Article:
Would you have sex with your friends?  What do you stand to gain or lose with a fuck buddy, asks Alex Hopkins.


Oh, the perils of house hunting as a gay man. “I’m looking to live with someone who is open to possibilities...of the carnal kind,” screamed the first line of the flatshare alert which had pinged into my inbox. Others were less subtle: “subsidised rent in exchange for BJs”, and even: “no rent required - seeking someone who will explore all boundaries with me - and many others. Totally genuine offer.” More amusing still were the ongoing demands for me to send my “picture”, to which I quipped back “Arse or cock? flaccid or hard? Under harsh lighting or soft?” But what really shocked me were the reactions I received when I mentioned these experiences to other gay men. “It’s not too different from having sex with your friends, really, is it?” replied several. I stared at them in horror. You see, in my mind, fellatio and friends - let alone housemates - simply do not mix.


Benefits vs. complications

It’s not that I haven’t tried the whole “Friends with Benefits”, or “Benefriends” thing. In my twenties, during my brief, ridiculous flirtation with all things sexually liberated and Queer Theory, there were dalliances with men who started out as sexual partners, briefly became friends, and then quickly reverted to being strangers - or more often than not enemies - when they spurned by immature demands to develop said friendship into lifelong devotion. Since then I have felt it wise to draw a firm dividing line between sex and friendship. Sex, I have convinced myself, only muddles things and risks destroying a valuable friendship. This is also a common fear among gay men I have spoken. Anton, 24, discovered this when he found comfort in the arms of his best friend after they were both reeling from breakups. “It complicated things a lot,” he tells me, “because he felt differently about it than I did, and for me it was a big mistake that I wanted to forget.” The experience led to the pair not speaking for almost a year. “It was a lesson learned for me, and if somebody has cemented themselves as a good friend, then I won’t go there,” Anton has concluded. 


Emotion vs. sex

Separating emotion from sex is perhaps the key to making any “Benefriend” arrangement work. If the dropping of pants sends off a wedding bells siren in your head then you’re probably in for heartache. William, in his mid-forties, admits that he usually gets emotionally involved when sex enters the equation, but recalls experiences with one friend in which he managed to disconnect what happened in bed with feelings. “For some reason it wasn’t emotional,” he says. “It was about convenience and release. On occasions when we hadn’t found someone to bring home we’d often give each other blow jobs. The next morning we’d talk about what we wanted for breakfast. It was all quite odd. It’s the fact that we never spoke about it and returned to the mundane. We laugh about it now.”



Feeling insecure about your own sexuality - and other people’s - is often a deciding factor when starting sexual relations with a friend. Andre, in his forties, has had numerous “benefriends”. What impact has sex had on the friendships? “Rarely has it changed them. It certainly hasn’t if the man concerned was confident and grown up. In some cases it almost allowed a friendship to flourish. It was as if we needed to get the sex thing out of the way - off the agenda.” Andre goes on to make an interesting point about hook up apps like Grindr: “I think the getting sex over and done with bit is even more common now. These apps - ironically perhaps - afford an initial honesty that perhaps the old fashioned bar hook ups didn’t.” Overall, he believes that having sex with friends has been a positive experience: “It has all depended upon the friend, the situation and that person’s sexuality, but friends have become lovers, lovers have become friends. There are no hard and fast rules. I’ve gay male friends I definitely wouldn’t have sex with - and then there are others whose bones I’d jump without a second thought,” he laughs.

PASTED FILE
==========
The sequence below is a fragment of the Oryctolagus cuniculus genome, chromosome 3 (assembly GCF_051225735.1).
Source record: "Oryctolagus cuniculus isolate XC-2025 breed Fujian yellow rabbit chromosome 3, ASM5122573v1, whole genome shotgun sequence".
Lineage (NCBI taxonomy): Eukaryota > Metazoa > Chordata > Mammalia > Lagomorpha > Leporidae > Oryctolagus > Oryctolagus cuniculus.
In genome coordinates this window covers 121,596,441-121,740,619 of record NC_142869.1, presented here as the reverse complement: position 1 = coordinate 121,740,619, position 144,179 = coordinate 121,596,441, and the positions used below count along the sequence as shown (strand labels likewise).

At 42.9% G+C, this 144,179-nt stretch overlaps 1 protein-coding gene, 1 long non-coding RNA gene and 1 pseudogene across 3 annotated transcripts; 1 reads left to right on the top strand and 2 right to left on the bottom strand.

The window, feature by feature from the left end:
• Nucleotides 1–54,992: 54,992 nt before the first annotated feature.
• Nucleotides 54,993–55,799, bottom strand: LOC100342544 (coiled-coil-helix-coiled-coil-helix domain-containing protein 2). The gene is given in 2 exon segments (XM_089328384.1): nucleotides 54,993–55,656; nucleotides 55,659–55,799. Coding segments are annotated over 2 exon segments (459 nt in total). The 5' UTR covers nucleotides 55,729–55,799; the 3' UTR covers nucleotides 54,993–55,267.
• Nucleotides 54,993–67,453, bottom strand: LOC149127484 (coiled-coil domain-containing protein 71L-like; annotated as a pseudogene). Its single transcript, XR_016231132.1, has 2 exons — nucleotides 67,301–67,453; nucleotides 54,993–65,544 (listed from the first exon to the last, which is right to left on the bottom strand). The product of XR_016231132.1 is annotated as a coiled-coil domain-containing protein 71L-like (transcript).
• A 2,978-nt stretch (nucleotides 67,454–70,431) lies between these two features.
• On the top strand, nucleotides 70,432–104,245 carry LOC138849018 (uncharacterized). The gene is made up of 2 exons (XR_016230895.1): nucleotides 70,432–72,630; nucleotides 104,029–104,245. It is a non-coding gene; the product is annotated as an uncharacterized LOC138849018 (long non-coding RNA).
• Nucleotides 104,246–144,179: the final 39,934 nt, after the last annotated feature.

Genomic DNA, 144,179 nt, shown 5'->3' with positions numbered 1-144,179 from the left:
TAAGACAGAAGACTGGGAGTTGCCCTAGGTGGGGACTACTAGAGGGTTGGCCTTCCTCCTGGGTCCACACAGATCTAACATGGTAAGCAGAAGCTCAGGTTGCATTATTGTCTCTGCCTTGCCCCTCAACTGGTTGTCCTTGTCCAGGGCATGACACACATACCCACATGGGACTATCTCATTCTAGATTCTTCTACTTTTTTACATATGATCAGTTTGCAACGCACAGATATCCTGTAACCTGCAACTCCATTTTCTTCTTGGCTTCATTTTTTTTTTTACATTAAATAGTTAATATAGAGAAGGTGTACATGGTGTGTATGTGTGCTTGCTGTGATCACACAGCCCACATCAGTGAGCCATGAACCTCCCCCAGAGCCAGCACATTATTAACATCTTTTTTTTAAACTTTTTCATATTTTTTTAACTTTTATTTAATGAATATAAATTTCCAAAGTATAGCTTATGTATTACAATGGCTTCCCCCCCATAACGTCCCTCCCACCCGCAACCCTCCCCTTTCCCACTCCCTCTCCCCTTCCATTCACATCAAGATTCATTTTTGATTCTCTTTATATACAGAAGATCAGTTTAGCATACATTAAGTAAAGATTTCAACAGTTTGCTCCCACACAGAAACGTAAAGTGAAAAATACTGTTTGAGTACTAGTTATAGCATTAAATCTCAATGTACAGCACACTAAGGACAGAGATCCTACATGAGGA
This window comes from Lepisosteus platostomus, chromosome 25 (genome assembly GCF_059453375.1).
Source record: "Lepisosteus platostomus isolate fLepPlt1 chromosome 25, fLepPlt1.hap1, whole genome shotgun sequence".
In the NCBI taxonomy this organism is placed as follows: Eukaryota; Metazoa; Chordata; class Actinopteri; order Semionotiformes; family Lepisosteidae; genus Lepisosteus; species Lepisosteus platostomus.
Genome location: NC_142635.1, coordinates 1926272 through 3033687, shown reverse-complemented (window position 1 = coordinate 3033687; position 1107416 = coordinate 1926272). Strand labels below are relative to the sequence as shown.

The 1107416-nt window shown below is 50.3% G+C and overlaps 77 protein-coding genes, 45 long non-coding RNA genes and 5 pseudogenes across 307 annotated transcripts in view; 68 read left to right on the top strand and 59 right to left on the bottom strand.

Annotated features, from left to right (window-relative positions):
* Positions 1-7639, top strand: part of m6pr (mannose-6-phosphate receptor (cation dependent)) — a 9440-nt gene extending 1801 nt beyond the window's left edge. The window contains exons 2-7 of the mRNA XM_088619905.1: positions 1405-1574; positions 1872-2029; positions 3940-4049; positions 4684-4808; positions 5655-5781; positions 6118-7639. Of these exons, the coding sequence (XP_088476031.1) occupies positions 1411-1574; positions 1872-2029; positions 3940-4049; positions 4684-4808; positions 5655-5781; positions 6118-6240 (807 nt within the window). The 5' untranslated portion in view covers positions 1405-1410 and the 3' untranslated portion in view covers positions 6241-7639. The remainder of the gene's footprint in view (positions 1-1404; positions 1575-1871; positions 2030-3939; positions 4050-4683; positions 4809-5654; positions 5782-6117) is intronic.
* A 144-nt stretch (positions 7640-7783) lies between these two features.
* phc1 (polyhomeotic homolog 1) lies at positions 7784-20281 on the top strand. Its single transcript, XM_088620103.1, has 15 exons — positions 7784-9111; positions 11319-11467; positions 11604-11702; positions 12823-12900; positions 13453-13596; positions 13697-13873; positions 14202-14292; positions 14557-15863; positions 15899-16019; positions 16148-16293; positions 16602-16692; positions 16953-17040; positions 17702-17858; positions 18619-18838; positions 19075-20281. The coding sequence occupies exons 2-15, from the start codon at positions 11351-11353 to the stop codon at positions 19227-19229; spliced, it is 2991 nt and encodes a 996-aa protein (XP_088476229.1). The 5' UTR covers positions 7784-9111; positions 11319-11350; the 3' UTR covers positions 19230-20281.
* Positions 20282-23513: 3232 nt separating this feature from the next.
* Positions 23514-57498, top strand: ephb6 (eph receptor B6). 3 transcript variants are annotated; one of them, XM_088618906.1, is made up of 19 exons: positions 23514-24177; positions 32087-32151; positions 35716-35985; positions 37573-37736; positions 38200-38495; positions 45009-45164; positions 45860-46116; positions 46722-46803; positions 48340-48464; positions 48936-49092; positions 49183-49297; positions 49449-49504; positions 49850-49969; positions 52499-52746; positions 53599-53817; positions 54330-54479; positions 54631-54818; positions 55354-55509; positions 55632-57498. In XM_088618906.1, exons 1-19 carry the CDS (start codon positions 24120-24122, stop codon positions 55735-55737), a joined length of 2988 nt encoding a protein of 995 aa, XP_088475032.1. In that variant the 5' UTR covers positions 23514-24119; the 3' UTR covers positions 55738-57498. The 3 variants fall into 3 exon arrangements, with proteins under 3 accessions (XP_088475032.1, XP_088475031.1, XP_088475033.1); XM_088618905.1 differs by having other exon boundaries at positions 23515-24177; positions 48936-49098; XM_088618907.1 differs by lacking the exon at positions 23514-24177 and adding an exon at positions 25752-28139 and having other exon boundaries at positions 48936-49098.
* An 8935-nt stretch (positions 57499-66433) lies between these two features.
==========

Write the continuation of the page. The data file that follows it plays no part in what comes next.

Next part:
Baring yourself

Until March 2015, Andre was in an 18-year relationship with Ben, who is in his late thirties. The relationship was open from the start, and like Andre, Ben was free to have sex with friends. “I’ve often walked into a room and looked around and thought, ‘yep, I’ve had all of you,” Ben says. “But that’s a nice experience because they’ve seen a deeper side of you: they’ve all seen you in that hilarious, squelchy, howling, sweaty state - and you’ve seen them too. It’s a shared (not so) secret, and it facilitates feelings of familiarity and closeness.” For Ben then, sex with friends has been about having the honesty to lay himself bare. This, he believes, makes any subsequent friendship easier. “You’ve already connected, so being there for one another, and being friends, is a natural progression. I also think it has to be a ‘more than once’ thing too. You know you don’t want to be boyfriends, but you’re happy to spend time with him again and get each other off - and after a time you may become pals.” Ben has found that in each case the friendship has taken over from the sex: “It reaches a point when you no longer have sex with them, and you know you like spending time together with no need for a physical thrill. Your relationship has evolved, you’re friends with a bit of a past, and now you’re there for each other for different reasons - and that’s even better.” An interesting - and positive - outlook, indeed, but whether I could stretch this definition of friendship to the realms of exchanging bodily fluids with a housemate, and then casually asking them to pass the milk the next morning, is another matter - and perhaps another article...




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